Tarion's deposit protection has a maximum coverage of $60,000 if the purchase price is $600,000 or less, or 10% of the purchase price up to a maximum of $100,00, for homes with a purchase price over $600,000.

Delayed closing coverage allows you to claim up to $7,500 should your home's closing date, or your pre-construction condo's occupancy date, be delayed beyond your purchase agreement's firm closing or occupancy date. This may be different from your freehold home's tentative closing date or your condo's tentative occupancy date. Check your purchase agreement's Statement of Critical Dates to find your firm and tentative dates.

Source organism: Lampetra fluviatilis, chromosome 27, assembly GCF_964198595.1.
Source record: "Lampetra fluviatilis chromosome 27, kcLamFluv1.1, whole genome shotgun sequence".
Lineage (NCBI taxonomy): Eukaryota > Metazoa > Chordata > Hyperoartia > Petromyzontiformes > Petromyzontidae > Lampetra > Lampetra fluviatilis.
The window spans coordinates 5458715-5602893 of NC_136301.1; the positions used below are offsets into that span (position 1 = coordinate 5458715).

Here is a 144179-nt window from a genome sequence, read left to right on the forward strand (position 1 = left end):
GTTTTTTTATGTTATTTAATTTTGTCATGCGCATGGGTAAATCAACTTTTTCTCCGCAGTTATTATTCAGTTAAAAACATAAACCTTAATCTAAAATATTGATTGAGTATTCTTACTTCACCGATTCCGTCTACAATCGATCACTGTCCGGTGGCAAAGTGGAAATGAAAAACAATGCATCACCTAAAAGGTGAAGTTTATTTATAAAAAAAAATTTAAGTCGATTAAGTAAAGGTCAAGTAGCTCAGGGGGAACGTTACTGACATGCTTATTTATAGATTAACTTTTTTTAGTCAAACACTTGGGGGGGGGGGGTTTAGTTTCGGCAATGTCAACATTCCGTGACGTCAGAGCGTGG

The amount that you can claim from your builder is $150 per day, up to a maximum claim of $7,500. This helps to cover living expenses to compensate for your home's delayed occupancy. You have up to one year after the eventual occupancy of your new home to make a claim to Tarion, or within 180 days of the missed occupancy date to make a claim to your builder.

If you purchased a contract home, which is when you hire a builder to construct a home on land that you already own, then you may be protected on the amount that you have paid the builder if they fail to complete the contract. The maximum amount that the owner can claim is the difference between the amount paid and the value received, up to $40,000. For example, if an owner paid $200,000 but only $180,000 of work and materials was provided, then the owner may be eligible for $20,000 in compensation.

Condo Project Cancellations in Ontario